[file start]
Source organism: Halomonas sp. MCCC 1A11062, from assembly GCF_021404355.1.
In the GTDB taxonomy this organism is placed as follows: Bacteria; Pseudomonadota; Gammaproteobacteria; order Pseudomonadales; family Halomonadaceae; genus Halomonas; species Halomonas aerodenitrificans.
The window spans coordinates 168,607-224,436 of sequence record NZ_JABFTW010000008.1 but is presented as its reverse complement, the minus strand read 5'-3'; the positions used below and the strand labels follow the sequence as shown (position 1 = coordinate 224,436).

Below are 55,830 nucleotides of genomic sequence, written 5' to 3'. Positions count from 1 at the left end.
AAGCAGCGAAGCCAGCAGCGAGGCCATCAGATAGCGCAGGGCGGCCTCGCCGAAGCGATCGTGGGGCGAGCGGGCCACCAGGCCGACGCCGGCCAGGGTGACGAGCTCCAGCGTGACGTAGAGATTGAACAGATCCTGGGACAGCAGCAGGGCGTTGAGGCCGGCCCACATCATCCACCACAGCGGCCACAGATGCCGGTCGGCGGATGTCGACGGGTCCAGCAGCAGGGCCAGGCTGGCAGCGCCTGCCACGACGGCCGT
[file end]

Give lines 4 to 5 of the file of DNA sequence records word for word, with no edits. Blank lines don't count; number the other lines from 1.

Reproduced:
Below are 55,830 nucleotides of genomic sequence, written 5' to 3'. Positions count from 1 at the left end.
AAGCAGCGAAGCCAGCAGCGAGGCCATCAGATAGCGCAGGGCGGCCTCGCCGAAGCGATCGTGGGGCGAGCGGGCCACCAGGCCGACGCCGGCCAGGGTGACGAGCTCCAGCGTGACGTAGAGATTGAACAGATCCTGGGACAGCAGCAGGGCGTTGAGGCCGGCCCACATCATCCACCACAGCGGCCACAGATGCCGGTCGGCGGATGTCGACGGGTCCAGCAGCAGGGCCAGGCTGGCAGCGCCTGCCACGACGGCCGT